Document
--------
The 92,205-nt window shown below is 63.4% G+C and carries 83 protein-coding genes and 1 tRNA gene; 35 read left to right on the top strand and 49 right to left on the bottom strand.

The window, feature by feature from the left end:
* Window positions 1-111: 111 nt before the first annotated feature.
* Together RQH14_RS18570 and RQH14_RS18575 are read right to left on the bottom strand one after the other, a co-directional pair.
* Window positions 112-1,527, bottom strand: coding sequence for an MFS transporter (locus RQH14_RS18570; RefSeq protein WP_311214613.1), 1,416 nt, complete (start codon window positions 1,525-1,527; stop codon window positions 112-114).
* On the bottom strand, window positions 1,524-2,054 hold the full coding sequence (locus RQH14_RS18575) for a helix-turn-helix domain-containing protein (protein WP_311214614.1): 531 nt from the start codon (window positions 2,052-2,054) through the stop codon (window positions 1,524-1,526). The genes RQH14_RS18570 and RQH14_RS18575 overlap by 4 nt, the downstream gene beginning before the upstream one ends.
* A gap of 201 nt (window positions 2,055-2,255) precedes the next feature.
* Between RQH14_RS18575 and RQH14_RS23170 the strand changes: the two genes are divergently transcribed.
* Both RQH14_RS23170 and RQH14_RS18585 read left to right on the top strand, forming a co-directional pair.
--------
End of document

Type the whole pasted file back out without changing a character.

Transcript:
The 92,205-nt window shown below is 63.4% G+C and carries 83 protein-coding genes and 1 tRNA gene; 35 read left to right on the top strand and 49 right to left on the bottom strand.

The window, feature by feature from the left end:
* Window positions 1-111: 111 nt before the first annotated feature.
* Together RQH14_RS18570 and RQH14_RS18575 are read right to left on the bottom strand one after the other, a co-directional pair.
* Window positions 112-1,527, bottom strand: coding sequence for an MFS transporter (locus RQH14_RS18570; RefSeq protein WP_311214613.1), 1,416 nt, complete (start codon window positions 1,525-1,527; stop codon window positions 112-114).
* On the bottom strand, window positions 1,524-2,054 hold the full coding sequence (locus RQH14_RS18575) for a helix-turn-helix domain-containing protein (protein WP_311214614.1): 531 nt from the start codon (window positions 2,052-2,054) through the stop codon (window positions 1,524-1,526). The genes RQH14_RS18570 and RQH14_RS18575 overlap by 4 nt, the downstream gene beginning before the upstream one ends.
* A gap of 201 nt (window positions 2,055-2,255) precedes the next feature.
* Between RQH14_RS18575 and RQH14_RS23170 the strand changes: the two genes are divergently transcribed.
* Both RQH14_RS23170 and RQH14_RS18585 read left to right on the top strand, forming a co-directional pair.